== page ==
The S&P 500 hit 1,429 at midday, up 26 points of almost two per cent, the highest level since May 2008.
The main driver of optimism was word out of Europe that the ECD would buy "unlimited" amounts of bonds from debt-laden European governments, in an attempt to keep their borrowing costs down. That's in effect a new round of stimulus, giving governments more cash at their disposal to inject into the system, and investors view that as a strong positive for stocks.
The Dow Jones Industrial Average also gained about two per cent, up 239 points, to 13,287. In Toronto, the benchmark S&P/TSX composite index was also higher, up 123 points, or more than a per cent, to 12,113.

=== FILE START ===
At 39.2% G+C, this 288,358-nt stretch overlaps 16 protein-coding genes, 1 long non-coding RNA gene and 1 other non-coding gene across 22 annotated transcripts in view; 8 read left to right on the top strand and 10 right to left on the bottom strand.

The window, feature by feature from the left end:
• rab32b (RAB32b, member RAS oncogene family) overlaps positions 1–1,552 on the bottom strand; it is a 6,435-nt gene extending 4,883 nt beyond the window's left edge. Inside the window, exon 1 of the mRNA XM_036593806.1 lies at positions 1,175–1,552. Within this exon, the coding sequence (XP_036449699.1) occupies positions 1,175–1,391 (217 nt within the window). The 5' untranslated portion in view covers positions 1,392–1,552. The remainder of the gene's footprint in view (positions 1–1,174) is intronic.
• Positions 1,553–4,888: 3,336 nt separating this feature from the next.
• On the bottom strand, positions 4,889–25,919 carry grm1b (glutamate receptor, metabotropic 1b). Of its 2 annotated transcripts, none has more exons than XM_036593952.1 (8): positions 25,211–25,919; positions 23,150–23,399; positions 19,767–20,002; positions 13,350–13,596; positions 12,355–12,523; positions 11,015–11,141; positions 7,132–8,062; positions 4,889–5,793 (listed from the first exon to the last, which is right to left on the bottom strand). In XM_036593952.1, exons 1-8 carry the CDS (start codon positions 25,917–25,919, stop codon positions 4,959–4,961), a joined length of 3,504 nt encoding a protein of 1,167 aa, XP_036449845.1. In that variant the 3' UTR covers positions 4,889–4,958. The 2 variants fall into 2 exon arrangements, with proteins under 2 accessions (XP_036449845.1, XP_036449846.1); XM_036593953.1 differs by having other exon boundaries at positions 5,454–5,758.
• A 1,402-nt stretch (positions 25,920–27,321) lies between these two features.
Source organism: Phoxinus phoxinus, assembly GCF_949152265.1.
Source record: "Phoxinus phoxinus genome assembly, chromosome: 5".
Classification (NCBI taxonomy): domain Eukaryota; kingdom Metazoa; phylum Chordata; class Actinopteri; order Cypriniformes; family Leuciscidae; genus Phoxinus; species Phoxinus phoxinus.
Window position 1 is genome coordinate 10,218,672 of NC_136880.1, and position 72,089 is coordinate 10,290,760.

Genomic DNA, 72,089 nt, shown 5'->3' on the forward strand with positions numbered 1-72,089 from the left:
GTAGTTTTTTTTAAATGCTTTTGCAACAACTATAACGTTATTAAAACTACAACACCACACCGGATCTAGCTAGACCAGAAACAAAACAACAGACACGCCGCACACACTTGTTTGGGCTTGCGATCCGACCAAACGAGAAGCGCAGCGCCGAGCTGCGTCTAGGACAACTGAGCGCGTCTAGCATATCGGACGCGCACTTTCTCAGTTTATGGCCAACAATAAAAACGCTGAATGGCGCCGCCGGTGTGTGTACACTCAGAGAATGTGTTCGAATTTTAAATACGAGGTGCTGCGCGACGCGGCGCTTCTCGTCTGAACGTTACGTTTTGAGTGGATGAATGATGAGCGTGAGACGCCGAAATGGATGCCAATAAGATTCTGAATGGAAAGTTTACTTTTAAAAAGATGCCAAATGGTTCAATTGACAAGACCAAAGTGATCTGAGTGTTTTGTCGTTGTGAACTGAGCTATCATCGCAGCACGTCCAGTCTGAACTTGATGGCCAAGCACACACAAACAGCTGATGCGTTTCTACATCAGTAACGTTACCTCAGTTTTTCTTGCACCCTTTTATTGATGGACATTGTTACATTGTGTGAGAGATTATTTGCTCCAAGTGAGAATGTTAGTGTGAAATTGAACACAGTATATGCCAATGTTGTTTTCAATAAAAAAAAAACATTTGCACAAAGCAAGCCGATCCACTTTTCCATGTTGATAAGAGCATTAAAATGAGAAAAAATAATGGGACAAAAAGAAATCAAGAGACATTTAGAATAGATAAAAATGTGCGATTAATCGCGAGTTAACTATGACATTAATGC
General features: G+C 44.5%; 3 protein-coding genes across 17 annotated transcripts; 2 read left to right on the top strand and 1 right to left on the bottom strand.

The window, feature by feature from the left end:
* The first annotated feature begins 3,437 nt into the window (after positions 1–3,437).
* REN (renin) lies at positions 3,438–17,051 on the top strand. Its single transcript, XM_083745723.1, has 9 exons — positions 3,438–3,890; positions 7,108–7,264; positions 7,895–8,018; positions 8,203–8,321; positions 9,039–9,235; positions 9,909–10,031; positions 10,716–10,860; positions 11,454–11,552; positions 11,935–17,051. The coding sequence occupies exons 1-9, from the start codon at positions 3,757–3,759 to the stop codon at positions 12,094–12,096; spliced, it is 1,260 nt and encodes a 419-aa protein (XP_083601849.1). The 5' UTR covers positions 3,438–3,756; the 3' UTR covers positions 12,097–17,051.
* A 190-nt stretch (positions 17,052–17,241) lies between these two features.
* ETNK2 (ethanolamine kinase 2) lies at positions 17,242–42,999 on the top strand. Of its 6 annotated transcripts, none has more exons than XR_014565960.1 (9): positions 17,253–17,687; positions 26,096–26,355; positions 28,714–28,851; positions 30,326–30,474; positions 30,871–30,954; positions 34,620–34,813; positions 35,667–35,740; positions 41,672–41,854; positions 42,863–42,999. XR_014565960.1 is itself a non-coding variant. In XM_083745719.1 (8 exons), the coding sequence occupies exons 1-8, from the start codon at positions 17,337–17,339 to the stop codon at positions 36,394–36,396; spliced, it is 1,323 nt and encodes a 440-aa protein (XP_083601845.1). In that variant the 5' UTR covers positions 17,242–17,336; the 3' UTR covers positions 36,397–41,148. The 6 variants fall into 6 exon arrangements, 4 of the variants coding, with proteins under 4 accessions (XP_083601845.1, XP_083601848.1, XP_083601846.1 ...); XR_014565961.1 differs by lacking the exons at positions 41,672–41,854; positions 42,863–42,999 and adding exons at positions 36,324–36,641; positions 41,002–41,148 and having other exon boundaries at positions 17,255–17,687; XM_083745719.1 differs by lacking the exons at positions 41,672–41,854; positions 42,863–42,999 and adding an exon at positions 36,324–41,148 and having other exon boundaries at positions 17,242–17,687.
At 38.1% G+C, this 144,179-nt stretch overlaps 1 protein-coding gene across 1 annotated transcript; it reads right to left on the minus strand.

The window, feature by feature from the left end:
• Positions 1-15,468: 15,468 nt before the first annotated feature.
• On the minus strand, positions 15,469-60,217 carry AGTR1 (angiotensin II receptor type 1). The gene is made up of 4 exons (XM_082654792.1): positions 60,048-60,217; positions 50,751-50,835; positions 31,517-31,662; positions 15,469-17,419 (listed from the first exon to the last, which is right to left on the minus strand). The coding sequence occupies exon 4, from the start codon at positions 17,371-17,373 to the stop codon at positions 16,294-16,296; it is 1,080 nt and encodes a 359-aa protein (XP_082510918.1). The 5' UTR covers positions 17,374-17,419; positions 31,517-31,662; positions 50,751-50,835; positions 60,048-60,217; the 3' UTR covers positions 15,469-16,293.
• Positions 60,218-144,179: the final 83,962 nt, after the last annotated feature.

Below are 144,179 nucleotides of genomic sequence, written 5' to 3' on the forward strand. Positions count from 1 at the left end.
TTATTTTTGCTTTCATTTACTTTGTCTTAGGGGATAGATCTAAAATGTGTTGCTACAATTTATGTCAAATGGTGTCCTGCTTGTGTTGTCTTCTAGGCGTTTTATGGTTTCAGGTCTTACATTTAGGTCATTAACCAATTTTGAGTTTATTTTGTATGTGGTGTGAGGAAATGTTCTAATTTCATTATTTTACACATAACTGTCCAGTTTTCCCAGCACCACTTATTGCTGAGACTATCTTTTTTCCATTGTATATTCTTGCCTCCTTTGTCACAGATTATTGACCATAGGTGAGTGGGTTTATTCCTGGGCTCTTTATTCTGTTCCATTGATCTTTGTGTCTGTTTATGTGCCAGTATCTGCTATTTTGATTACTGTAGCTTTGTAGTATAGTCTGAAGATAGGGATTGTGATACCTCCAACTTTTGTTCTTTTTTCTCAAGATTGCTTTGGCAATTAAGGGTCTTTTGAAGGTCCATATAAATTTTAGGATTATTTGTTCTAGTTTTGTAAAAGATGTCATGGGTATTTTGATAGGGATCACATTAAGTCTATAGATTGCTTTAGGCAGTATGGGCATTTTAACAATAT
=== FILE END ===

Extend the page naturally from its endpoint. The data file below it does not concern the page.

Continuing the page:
The Canadian dollar joined the party, gaining half a cent to 101.46, it's highest level in four months.
Oil was also higher, up $1.51 a barrel in New York to $96.87 US.
ECB president Mario Draghi said the program will have no set limit and be a "fully effective backstop."
But that doesn't mean there are no catches. The program comes on the condition that any country wanting the ECB to buy its bonds must first officially ask for help from Europe's bailout funds and agree to "strict and effective" budget policy conditions.